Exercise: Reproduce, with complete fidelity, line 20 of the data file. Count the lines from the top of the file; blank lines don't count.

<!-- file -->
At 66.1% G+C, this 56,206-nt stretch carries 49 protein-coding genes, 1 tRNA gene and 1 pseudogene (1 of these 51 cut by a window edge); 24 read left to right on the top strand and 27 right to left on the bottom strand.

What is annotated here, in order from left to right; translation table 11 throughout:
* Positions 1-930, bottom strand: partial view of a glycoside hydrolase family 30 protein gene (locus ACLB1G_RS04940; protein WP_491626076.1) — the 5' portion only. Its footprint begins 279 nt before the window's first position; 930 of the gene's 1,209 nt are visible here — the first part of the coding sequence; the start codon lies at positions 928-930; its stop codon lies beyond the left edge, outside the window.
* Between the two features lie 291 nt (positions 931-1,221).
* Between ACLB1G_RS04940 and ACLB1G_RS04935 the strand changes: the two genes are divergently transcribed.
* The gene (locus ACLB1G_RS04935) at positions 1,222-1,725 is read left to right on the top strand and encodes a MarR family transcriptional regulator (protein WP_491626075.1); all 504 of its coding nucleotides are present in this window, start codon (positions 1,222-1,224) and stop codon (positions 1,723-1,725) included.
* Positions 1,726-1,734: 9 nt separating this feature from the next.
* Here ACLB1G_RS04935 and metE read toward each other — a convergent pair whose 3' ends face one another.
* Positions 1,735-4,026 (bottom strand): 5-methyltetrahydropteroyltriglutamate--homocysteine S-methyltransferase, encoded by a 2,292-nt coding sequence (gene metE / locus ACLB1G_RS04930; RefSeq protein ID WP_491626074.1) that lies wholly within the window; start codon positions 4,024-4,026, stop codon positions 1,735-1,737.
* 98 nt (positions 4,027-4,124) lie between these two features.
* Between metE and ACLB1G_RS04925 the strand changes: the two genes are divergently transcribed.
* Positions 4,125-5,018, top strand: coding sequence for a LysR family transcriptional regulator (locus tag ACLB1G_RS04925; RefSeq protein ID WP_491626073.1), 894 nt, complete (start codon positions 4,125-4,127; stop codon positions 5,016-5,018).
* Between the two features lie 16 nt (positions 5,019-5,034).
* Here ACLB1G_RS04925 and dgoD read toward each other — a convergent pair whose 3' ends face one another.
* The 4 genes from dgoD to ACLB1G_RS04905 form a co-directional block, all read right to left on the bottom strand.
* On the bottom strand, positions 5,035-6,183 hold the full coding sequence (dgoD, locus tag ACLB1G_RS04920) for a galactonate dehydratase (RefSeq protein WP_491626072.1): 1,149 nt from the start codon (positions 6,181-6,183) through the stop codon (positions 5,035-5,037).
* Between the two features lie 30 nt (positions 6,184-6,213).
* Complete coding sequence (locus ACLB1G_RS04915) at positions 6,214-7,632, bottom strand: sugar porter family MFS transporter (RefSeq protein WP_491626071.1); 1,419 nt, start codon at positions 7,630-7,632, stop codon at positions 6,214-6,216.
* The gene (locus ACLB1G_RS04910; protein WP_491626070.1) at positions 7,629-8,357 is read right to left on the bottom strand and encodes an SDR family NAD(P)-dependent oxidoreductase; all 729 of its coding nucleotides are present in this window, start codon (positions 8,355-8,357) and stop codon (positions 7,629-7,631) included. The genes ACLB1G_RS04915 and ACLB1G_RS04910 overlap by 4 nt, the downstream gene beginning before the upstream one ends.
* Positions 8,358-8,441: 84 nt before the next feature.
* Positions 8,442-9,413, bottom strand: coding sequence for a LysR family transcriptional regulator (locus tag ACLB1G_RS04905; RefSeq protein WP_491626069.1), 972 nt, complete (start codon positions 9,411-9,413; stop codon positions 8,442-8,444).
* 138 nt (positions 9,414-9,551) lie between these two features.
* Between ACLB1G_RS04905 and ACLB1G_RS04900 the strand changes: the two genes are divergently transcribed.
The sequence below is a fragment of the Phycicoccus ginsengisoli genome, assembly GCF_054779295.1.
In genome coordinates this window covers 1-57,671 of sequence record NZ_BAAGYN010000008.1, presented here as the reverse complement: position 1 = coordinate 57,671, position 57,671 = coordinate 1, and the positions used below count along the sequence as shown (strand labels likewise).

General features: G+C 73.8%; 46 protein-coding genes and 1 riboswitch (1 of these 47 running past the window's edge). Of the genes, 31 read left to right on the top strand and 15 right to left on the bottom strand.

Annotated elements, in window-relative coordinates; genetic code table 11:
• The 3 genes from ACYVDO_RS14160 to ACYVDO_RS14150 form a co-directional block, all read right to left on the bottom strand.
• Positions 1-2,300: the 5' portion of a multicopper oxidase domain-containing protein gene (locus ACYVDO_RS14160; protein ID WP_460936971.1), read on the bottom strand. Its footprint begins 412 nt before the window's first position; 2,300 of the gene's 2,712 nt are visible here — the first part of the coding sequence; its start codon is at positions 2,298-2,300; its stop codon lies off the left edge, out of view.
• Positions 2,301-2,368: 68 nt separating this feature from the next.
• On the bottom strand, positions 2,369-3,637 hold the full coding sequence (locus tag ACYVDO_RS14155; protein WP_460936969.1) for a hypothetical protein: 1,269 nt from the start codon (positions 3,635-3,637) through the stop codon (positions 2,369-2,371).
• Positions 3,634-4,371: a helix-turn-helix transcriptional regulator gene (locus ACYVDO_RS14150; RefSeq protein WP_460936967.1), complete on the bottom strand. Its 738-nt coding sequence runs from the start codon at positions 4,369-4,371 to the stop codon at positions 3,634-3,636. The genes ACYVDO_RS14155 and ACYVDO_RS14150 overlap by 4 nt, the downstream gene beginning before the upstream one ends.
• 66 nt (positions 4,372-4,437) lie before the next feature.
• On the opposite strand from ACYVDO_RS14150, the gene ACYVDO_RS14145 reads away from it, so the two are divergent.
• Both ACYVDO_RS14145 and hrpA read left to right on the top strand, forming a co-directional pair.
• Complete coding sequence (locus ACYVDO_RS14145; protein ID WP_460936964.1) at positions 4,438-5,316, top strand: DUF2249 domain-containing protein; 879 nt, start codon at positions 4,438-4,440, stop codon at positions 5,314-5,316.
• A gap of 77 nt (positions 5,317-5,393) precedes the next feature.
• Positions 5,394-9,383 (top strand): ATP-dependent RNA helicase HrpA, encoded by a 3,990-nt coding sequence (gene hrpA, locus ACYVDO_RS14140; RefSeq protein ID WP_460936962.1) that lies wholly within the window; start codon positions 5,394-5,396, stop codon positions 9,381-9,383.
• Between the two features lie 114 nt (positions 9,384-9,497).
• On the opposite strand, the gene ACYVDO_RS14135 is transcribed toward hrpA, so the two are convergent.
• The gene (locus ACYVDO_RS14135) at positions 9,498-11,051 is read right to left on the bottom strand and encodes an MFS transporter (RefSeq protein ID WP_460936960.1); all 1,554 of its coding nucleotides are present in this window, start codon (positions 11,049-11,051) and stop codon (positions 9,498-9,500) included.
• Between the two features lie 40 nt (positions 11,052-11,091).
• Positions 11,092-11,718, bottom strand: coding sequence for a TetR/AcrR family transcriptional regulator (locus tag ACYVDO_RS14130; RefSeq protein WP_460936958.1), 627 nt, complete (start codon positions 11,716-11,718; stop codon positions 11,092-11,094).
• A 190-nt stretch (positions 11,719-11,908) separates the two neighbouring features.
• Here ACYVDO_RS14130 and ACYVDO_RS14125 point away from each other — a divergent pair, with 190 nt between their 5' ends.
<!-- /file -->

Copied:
* Positions 8,358-8,441: 84 nt before the next feature.